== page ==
Youth Speak Up on SRO Legislation

By: Jaiden Leary, Community Journalist-in-Training

Luka Jacobi-Khron of the Minnesota Youth Council testified on February 13th about SRO’s. 

Community members, law enforcement legislators, and youth activists all came together this session to address a topic that has emerged for two years in a row: school resource officers (SRO’s). In the 2023 legislative cycle and the current 2024 session, SRO’s have been on the legislative agenda. This year, legislators are specifically focusing on the usage of prone restraints by SRO’s, a method of intervention where a person’s face and front part of their body is positioned against the ground. 

A controversy has arisen surrounding prone restraints, following passage of last year’s legislation. Representative Cedrick Fraizer of District 43A (DFL) which makes up Crystal and New Hope, said that there is a lot of confusion around what occurred last legislative cycle. Rep. Frazier has authored House File 3489, which intends to clear up some of that confusion. 

“In 2023, a law passed that people believe banned SROs from using what’s called prone restraint methods when they’re engaging with students. What it did was put specific parameters around when they could use particular holds on students,” said Fraizer.

The confusion led to Attorney General Keith Ellison coming out to clear the situation after SRO’s started pulling out of schools out of fear of lawsuits. “The law says school employees and agents ‘may use reasonable force when it is necessary under the circumstances to restrain a student to prevent bodily harm or death to the student or to another…’ The Legislature’s use of the word ‘prevent’ means that when a professional determines a student is about to harm themselves or another, the professional may intervene.”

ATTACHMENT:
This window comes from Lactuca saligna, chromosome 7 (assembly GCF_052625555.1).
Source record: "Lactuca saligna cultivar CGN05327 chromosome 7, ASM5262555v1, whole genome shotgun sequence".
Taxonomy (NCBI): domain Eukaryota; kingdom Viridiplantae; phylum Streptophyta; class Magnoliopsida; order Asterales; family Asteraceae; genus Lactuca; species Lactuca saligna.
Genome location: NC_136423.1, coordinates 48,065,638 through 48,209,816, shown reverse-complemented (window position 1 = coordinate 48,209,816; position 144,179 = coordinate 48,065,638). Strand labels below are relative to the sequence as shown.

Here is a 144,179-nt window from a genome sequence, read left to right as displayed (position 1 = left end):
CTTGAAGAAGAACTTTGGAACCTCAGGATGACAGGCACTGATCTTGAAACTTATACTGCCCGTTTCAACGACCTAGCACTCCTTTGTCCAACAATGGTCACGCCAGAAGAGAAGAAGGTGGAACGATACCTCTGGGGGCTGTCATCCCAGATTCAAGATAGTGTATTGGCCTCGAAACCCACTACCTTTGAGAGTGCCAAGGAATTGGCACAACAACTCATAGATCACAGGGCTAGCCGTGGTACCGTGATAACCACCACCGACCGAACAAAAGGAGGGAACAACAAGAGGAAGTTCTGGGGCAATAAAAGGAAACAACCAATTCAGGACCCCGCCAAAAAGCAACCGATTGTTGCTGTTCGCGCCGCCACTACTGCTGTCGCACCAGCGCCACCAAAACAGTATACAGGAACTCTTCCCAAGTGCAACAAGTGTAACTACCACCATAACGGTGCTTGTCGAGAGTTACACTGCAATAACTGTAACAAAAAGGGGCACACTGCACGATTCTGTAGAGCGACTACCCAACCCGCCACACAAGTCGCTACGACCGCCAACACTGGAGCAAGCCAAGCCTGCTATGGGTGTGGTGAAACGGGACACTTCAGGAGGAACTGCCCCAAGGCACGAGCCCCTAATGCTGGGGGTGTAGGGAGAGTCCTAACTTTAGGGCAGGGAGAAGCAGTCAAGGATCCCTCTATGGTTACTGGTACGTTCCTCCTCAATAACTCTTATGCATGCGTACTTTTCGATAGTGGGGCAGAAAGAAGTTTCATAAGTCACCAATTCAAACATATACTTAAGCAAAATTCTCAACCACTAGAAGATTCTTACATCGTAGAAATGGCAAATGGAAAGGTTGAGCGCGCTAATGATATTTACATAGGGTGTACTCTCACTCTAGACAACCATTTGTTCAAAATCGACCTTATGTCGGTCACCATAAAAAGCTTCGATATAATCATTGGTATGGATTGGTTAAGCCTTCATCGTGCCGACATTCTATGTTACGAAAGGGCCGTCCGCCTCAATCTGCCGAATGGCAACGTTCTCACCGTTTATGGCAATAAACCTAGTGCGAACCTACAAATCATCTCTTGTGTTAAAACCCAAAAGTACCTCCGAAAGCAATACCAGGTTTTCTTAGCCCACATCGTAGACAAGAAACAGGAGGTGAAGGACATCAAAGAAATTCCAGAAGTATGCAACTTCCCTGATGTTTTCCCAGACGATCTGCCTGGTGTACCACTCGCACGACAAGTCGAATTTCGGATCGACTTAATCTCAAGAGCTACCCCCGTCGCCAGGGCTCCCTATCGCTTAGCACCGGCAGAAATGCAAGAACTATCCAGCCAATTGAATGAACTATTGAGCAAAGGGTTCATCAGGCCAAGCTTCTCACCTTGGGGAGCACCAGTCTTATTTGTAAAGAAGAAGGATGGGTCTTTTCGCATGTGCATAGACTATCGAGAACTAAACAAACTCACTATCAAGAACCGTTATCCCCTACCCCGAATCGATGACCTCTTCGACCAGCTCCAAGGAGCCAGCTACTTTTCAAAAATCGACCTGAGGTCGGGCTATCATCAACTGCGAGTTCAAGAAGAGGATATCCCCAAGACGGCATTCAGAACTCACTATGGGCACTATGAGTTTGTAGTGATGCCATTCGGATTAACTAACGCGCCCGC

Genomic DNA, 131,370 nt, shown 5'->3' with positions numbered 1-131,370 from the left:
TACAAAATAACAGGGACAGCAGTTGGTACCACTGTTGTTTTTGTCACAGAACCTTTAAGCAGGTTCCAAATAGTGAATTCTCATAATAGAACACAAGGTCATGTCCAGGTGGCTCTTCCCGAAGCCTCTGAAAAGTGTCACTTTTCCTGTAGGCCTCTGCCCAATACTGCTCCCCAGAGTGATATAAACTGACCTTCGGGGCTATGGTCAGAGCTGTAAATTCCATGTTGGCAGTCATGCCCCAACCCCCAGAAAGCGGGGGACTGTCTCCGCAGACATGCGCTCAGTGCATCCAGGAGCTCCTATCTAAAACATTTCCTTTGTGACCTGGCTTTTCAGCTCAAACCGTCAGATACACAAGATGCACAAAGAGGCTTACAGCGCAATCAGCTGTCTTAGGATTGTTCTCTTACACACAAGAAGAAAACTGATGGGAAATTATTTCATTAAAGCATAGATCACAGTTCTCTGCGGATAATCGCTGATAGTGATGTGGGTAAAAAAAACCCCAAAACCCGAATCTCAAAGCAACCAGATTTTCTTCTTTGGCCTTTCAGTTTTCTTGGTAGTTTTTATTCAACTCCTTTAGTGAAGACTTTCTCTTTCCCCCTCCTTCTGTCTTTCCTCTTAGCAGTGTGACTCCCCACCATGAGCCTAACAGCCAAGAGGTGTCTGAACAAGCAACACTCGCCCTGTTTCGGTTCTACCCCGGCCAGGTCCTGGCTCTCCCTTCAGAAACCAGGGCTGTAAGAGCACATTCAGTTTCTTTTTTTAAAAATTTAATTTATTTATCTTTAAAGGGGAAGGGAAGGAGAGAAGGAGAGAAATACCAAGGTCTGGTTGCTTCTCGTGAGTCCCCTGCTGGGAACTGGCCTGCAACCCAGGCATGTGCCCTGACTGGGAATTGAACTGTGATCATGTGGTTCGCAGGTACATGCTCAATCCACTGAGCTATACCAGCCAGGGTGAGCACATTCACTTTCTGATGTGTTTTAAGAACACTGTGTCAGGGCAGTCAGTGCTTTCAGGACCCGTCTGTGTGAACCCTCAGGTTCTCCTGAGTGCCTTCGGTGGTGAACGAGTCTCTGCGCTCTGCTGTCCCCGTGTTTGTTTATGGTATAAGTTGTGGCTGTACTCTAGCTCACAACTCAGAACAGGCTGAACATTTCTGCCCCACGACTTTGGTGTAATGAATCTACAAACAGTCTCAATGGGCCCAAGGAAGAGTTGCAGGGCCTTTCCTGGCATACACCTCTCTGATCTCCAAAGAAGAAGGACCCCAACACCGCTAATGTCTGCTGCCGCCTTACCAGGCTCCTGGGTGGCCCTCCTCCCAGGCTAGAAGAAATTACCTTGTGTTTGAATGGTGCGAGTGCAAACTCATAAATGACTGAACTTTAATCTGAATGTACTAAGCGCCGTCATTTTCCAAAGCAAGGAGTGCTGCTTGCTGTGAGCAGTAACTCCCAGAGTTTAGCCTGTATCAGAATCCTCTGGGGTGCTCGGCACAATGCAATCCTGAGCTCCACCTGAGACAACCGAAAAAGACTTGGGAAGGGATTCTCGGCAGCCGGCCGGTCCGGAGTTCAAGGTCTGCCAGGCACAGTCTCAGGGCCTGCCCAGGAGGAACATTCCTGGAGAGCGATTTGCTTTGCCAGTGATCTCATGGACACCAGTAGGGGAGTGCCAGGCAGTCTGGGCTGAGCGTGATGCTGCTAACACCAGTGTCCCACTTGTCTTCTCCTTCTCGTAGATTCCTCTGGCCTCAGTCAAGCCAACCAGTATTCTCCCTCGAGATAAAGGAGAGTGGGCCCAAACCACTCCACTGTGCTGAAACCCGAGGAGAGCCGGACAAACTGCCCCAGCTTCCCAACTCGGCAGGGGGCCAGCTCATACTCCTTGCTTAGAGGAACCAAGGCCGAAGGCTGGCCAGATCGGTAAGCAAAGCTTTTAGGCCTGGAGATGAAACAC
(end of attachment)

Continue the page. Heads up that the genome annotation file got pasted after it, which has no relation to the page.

In an interview with The UpTake, Frazier noted, “There were two AG opinions. The second opinion essentially said that SROs are not bound by that law, SROs are bound by the training and guidance under 60906 (the statute that deals with reasonable force for peace officers). So what this bill does is It codifies that opinion by the AG, but it goes further, because it provides a bright line as to when SRO’s can engage our students, which is a big deal.”

The legislation includes the development of a model policy which can be used by various parties in managing the use of prone restraints by SROs.

When discussing the larger role of SRO’s, and specifically why the Minnesota Youth Council is involved, Luka Jacobi-Krohn, a co-chair on the Juvenile Justice Committee said that the diversity in opinion on the committee helped with getting diverse perspectives. The Minnesota Youth Council is a group of youth delegates that gather to advise Minnesota leadership on youth perspective with regards to  juvenile justice.

“Only speaking from my committee specifically, it’s nice because I don’t want to say it’s an even split (with regards to opinion on SRO’s), but it sorta is. We have a couple of folks, including myself, that have experiences with SRO’s in our schools where they’ve played an instrumental role,” said Jacobi-Krohn. “And the other half haven’t. I think it’s kind of interesting, because it fosters a new sense of dialogue between folks that have had an experience with SRO’s and folks that haven’t.”

According to Rep. Frazier, the Minnesota Youth Council has been deeply involved in the SRO legislative discussions this year.